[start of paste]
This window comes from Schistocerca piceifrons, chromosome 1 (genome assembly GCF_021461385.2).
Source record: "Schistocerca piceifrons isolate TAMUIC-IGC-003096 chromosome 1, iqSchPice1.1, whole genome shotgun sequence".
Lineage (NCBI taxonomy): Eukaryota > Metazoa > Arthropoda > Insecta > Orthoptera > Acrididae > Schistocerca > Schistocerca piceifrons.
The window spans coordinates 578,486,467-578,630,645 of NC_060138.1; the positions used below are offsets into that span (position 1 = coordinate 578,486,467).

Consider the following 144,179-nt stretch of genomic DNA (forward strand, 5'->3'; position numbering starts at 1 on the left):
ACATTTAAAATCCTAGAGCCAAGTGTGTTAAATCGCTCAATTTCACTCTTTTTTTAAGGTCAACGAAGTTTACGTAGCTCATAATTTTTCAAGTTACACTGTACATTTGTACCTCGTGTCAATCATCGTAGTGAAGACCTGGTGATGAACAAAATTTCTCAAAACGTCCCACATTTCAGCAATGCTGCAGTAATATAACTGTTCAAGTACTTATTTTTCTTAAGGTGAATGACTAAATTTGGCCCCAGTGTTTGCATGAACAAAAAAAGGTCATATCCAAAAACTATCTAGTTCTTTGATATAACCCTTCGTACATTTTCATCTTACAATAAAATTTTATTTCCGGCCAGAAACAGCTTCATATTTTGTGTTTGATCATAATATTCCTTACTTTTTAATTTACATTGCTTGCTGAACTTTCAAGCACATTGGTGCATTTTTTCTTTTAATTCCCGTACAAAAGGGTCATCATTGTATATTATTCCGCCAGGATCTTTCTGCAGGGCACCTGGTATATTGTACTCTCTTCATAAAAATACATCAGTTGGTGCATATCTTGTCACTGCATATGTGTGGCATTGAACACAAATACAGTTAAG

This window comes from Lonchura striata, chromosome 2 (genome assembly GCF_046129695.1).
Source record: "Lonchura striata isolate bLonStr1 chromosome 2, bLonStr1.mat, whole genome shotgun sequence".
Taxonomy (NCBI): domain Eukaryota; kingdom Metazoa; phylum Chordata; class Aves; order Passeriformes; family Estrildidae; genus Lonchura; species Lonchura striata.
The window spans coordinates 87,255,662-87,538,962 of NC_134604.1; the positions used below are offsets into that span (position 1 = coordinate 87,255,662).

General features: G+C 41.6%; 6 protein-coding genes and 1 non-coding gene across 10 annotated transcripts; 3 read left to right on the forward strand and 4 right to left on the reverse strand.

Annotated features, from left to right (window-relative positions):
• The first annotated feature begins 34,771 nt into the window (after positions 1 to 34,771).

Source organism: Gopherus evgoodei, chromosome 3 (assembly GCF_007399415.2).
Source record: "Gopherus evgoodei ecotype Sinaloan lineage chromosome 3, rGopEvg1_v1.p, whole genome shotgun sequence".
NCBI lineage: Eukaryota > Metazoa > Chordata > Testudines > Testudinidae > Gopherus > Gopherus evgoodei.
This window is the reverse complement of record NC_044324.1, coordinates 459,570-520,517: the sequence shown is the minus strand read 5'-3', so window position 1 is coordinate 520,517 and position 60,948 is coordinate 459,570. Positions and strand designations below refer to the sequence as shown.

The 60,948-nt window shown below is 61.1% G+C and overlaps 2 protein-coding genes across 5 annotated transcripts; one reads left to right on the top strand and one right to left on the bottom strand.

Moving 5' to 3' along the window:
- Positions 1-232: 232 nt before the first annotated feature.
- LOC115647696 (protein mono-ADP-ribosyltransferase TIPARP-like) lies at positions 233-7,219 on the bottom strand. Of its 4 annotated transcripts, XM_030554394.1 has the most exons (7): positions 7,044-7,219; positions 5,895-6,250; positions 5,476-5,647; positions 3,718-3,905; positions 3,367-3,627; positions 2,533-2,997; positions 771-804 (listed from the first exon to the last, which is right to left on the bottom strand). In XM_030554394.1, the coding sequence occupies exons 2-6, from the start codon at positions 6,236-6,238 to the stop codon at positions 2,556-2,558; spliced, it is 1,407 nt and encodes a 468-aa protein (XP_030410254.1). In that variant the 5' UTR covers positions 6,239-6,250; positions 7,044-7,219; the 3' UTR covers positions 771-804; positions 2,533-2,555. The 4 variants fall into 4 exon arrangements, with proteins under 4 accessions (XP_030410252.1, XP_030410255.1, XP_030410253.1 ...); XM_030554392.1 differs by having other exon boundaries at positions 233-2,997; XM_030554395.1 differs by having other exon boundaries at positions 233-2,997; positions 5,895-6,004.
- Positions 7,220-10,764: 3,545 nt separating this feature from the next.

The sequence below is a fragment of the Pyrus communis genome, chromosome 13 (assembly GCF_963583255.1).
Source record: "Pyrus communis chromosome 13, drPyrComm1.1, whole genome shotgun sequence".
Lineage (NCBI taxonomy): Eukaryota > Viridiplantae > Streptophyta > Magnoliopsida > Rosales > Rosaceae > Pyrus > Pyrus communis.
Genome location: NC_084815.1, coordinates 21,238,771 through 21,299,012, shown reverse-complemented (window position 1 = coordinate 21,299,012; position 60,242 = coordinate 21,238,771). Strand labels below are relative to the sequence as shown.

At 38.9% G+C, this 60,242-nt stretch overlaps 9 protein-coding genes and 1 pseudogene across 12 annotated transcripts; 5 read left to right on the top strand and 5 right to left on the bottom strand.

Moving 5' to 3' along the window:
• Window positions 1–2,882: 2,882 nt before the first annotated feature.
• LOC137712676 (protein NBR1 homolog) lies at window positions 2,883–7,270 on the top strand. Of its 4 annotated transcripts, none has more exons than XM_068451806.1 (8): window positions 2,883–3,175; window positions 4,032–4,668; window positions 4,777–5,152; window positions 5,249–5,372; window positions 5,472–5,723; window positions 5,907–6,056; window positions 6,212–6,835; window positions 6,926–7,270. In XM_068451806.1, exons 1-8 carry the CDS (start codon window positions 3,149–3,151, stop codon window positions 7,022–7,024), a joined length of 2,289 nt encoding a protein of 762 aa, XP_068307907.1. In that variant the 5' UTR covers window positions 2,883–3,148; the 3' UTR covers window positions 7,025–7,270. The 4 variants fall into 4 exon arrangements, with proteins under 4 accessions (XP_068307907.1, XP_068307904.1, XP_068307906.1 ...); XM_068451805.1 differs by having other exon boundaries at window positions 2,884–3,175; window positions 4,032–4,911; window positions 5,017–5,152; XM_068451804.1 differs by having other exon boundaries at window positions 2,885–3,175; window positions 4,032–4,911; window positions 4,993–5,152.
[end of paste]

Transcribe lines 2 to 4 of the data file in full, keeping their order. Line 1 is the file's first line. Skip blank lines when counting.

Source record: "Schistocerca piceifrons isolate TAMUIC-IGC-003096 chromosome 1, iqSchPice1.1, whole genome shotgun sequence".
Lineage (NCBI taxonomy): Eukaryota > Metazoa > Arthropoda > Insecta > Orthoptera > Acrididae > Schistocerca > Schistocerca piceifrons.
The window spans coordinates 578,486,467-578,630,645 of NC_060138.1; the positions used below are offsets into that span (position 1 = coordinate 578,486,467).